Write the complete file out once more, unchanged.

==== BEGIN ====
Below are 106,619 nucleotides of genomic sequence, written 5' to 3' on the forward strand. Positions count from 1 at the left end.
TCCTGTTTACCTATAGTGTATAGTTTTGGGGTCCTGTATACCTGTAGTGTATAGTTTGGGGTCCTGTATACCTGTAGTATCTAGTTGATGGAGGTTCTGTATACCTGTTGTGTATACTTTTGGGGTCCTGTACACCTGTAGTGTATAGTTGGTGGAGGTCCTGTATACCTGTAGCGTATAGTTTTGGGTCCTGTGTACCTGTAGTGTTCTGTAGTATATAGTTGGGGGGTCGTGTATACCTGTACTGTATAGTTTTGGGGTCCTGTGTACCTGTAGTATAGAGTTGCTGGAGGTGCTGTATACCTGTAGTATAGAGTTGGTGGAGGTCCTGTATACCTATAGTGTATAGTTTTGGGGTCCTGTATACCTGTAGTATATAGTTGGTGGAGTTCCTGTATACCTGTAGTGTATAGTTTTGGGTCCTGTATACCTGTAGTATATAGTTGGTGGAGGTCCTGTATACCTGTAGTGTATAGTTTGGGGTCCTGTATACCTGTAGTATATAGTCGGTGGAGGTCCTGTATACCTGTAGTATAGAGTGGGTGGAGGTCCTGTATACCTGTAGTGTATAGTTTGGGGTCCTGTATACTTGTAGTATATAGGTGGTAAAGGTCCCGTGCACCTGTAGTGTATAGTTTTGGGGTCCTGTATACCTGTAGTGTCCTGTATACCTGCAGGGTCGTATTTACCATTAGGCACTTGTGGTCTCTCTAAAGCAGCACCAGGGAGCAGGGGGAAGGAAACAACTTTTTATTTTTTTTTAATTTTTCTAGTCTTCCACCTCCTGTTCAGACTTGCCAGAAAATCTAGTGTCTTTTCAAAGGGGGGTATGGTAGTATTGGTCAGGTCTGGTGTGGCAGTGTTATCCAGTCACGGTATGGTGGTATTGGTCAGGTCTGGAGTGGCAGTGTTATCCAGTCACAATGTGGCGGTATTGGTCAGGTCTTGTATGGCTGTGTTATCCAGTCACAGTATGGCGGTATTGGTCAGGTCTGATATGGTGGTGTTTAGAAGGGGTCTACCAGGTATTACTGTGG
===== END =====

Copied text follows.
Below are 106,619 nucleotides of genomic sequence, written 5' to 3' on the forward strand. Positions count from 1 at the left end.
TCCTGTTTACCTATAGTGTATAGTTTTGGGGTCCTGTATACCTGTAGTGTATAGTTTGGGGTCCTGTATACCTGTAGTATCTAGTTGATGGAGGTTCTGTATACCTGTTGTGTATACTTTTGGGGTCCTGTACACCTGTAGTGTATAGTTGGTGGAGGTCCTGTATACCTGTAGCGTATAGTTTTGGGTCCTGTGTACCTGTAGTGTTCTGTAGTATATAGTTGGGGGGTCGTGTATACCTGTACTGTATAGTTTTGGGGTCCTGTGTACCTGTAGTATAGAGTTGCTGGAGGTGCTGTATACCTGTAGTATAGAGTTGGTGGAGGTCCTGTATACCTATAGTGTATAGTTTTGGGGTCCTGTATACCTGTAGTATATAGTTGGTGGAGTTCCTGTATACCTGTAGTGTATAGTTTTGGGTCCTGTATACCTGTAGTATATAGTTGGTGGAGGTCCTGTATACCTGTAGTGTATAGTTTGGGGTCCTGTATACCTGTAGTATATAGTCGGTGGAGGTCCTGTATACCTGTAGTATAGAGTGGGTGGAGGTCCTGTATACCTGTAGTGTATAGTTTGGGGTCCTGTATACTTGTAGTATATAGGTGGTAAAGGTCCCGTGCACCTGTAGTGTATAGTTTTGGGGTCCTGTATACCTGTAGTGTCCTGTATACCTGCAGGGTCGTATTTACCATTAGGCACTTGTGGTCTCTCTAAAGCAGCACCAGGGAGCAGGGGGAAGGAAACAACTTTTTATTTTTTTTTAATTTTTCTAGTCTTCCACCTCCTGTTCAGACTTGCCAGAAAATCTAGTGTCTTTTCAAAGGGGGGTATGGTAGTATTGGTCAGGTCTGGTGTGGCAGTGTTATCCAGTCACGGTATGGTGGTATTGGTCAGGTCTGGAGTGGCAGTGTTATCCAGTCACAATGTGGCGGTATTGGTCAGGTCTTGTATGGCTGTGTTATCCAGTCACAGTATGGCGGTATTGGTCAGGTCTGATATGGTGGTGTTTAGAAGGGGTCTACCAGGTATTACTGTGG